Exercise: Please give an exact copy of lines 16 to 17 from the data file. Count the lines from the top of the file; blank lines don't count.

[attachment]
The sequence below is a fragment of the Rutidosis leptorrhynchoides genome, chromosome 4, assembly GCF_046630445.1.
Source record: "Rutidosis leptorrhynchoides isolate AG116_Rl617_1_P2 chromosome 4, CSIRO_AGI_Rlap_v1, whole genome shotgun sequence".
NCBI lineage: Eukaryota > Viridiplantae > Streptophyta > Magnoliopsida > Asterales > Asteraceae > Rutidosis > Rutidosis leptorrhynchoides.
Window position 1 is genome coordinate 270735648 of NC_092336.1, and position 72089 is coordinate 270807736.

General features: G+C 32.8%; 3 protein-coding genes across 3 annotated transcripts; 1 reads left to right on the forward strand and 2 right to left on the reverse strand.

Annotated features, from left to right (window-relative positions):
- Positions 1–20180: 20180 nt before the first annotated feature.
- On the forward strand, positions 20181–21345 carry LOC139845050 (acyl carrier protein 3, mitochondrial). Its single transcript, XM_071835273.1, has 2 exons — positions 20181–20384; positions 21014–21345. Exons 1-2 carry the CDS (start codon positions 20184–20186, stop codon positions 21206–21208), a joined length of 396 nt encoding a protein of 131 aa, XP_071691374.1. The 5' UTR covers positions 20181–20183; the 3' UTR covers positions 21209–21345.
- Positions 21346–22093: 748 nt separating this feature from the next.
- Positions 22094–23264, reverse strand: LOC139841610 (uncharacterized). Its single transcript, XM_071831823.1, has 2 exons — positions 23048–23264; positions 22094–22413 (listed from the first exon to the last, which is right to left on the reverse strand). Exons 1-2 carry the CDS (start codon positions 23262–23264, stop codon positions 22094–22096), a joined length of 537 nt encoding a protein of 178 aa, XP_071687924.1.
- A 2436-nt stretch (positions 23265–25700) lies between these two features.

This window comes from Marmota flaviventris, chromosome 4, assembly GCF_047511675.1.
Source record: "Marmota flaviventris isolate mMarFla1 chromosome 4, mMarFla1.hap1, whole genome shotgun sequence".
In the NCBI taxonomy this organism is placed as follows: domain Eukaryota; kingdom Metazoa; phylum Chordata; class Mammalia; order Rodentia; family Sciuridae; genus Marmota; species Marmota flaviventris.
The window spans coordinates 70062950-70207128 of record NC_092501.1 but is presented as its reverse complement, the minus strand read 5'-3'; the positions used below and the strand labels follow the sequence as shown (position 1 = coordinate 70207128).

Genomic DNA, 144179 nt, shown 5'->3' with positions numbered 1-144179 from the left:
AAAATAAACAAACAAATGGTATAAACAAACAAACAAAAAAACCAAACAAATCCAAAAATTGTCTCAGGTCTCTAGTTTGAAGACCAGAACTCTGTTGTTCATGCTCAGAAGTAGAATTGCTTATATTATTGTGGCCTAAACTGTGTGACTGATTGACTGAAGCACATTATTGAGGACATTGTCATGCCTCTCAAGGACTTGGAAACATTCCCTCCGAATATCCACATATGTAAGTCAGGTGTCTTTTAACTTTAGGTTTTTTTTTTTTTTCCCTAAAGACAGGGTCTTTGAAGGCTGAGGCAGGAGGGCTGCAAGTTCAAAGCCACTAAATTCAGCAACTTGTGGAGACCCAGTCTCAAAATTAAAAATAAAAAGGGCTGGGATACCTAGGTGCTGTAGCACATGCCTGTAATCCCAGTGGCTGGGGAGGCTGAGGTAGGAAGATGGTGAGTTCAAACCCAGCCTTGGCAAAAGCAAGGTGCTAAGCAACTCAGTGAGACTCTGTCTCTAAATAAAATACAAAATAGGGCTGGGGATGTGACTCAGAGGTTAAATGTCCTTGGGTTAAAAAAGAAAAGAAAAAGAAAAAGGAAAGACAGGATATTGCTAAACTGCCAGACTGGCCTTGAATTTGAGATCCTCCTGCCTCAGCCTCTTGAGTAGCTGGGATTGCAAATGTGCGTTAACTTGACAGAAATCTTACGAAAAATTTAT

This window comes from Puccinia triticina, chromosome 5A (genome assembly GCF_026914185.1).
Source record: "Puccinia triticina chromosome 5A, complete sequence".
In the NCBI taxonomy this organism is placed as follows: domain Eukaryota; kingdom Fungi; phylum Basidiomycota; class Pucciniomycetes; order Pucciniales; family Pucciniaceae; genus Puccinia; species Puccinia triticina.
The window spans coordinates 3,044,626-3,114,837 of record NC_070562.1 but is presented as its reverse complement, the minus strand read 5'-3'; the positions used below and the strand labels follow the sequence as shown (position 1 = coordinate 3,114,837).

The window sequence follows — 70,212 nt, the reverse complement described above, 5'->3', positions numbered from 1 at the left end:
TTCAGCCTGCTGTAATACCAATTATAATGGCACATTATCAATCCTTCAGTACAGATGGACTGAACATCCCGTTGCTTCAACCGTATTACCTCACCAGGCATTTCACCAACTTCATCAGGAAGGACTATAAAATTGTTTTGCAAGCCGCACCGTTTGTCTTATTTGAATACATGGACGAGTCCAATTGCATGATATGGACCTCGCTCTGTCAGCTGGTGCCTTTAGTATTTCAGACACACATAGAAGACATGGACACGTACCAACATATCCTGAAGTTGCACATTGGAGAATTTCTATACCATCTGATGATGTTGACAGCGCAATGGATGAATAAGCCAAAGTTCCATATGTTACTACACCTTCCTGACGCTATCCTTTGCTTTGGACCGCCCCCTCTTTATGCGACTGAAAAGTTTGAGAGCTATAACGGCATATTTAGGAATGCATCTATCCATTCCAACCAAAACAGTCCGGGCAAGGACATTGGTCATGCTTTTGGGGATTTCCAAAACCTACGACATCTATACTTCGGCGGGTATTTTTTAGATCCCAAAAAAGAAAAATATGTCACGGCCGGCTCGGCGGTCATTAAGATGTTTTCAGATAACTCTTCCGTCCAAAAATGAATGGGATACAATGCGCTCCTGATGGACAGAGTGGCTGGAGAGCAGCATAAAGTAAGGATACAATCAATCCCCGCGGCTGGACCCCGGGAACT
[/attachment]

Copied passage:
Genomic DNA, 144179 nt, shown 5'->3' with positions numbered 1-144179 from the left:
AAAATAAACAAACAAATGGTATAAACAAACAAACAAAAAAACCAAACAAATCCAAAAATTGTCTCAGGTCTCTAGTTTGAAGACCAGAACTCTGTTGTTCATGCTCAGAAGTAGAATTGCTTATATTATTGTGGCCTAAACTGTGTGACTGATTGACTGAAGCACATTATTGAGGACATTGTCATGCCTCTCAAGGACTTGGAAACATTCCCTCCGAATATCCACATATGTAAGTCAGGTGTCTTTTAACTTTAGGTTTTTTTTTTTTTTCCCTAAAGACAGGGTCTTTGAAGGCTGAGGCAGGAGGGCTGCAAGTTCAAAGCCACTAAATTCAGCAACTTGTGGAGACCCAGTCTCAAAATTAAAAATAAAAAGGGCTGGGATACCTAGGTGCTGTAGCACATGCCTGTAATCCCAGTGGCTGGGGAGGCTGAGGTAGGAAGATGGTGAGTTCAAACCCAGCCTTGGCAAAAGCAAGGTGCTAAGCAACTCAGTGAGACTCTGTCTCTAAATAAAATACAAAATAGGGCTGGGGATGTGACTCAGAGGTTAAATGTCCTTGGGTTAAAAAAGAAAAGAAAAAGAAAAAGGAAAGACAGGATATTGCTAAACTGCCAGACTGGCCTTGAATTTGAGATCCTCCTGCCTCAGCCTCTTGAGTAGCTGGGATTGCAAATGTGCGTTAACTTGACAGAAATCTTACGAAAAATTTAT